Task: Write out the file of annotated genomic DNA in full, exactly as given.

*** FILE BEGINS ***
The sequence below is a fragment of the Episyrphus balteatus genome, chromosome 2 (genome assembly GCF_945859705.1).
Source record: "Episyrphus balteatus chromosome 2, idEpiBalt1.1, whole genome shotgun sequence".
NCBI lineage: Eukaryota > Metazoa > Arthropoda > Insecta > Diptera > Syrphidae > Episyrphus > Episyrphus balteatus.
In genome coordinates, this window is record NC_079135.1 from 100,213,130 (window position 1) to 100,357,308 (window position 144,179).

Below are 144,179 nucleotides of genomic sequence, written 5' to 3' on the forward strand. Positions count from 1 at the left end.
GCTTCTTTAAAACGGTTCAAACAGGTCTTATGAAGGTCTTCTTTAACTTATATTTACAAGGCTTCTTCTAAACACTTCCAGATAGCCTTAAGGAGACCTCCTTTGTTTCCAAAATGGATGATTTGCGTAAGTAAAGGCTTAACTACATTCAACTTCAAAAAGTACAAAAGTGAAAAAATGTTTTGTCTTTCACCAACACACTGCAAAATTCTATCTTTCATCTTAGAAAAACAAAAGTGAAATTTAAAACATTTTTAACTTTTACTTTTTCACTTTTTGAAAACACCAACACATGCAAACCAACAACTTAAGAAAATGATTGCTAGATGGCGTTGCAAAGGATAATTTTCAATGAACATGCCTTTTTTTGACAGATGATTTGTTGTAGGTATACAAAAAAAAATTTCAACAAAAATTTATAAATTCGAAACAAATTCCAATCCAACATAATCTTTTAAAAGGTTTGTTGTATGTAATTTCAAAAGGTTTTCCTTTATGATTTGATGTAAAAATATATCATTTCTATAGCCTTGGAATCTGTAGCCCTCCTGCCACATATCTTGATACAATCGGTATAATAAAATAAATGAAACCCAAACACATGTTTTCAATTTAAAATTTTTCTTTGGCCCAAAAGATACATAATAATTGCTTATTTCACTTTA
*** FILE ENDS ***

The sequence below is a fragment of the Episyrphus balteatus genome, chromosome 2 (genome assembly GCF_945859705.1).
Source record: "Episyrphus balteatus chromosome 2, idEpiBalt1.1, whole genome shotgun sequence".
NCBI lineage: Eukaryota > Metazoa > Arthropoda > Insecta > Diptera > Syrphidae > Episyrphus > Episyrphus balteatus.
In genome coordinates, this window is record NC_079135.1 from 100,213,130 (window position 1) to 100,357,308 (window position 144,179).

Below are 144,179 nucleotides of genomic sequence, written 5' to 3' on the forward strand. Positions count from 1 at the left end.
GCTTCTTTAAAACGGTTCAAACAGGTCTTATGAAGGTCTTCTTTAACTTATATTTACAAGGCTTCTTCTAAACACTTCCAGATAGCCTTAAGGAGACCTCCTTTGTTTCCAAAATGGATGATTTGCGTAAGTAAAGGCTTAACTACATTCAACTTCAAAAAGTACAAAAGTGAAAAAATGTTTTGTCTTTCACCAACACACTGCAAAATTCTATCTTTCATCTTAGAAAAACAAAAGTGAAATTTAAAACATTTTTAACTTTTACTTTTTCACTTTTTGAAAACACCAACACATGCAAACCAACAACTTAAGAAAATGATTGCTAGATGGCGTTGCAAAGGATAATTTTCAATGAACATGCCTTTTTTTGACAGATGATTTGTTGTAGGTATACAAAAAAAAATTTCAACAAAAATTTATAAATTCGAAACAAATTCCAATCCAACATAATCTTTTAAAAGGTTTGTTGTATGTAATTTCAAAAGGTTTTCCTTTATGATTTGATGTAAAAATATATCATTTCTATAGCCTTGGAATCTGTAGCCCTCCTGCCACATATCTTGATACAATCGGTATAATAAAATAAATGAAACCCAAACACATGTTTTCAATTTAAAATTTTTCTTTGGCCCAAAAGATACATAATAATTGCTTATTTCACTTTA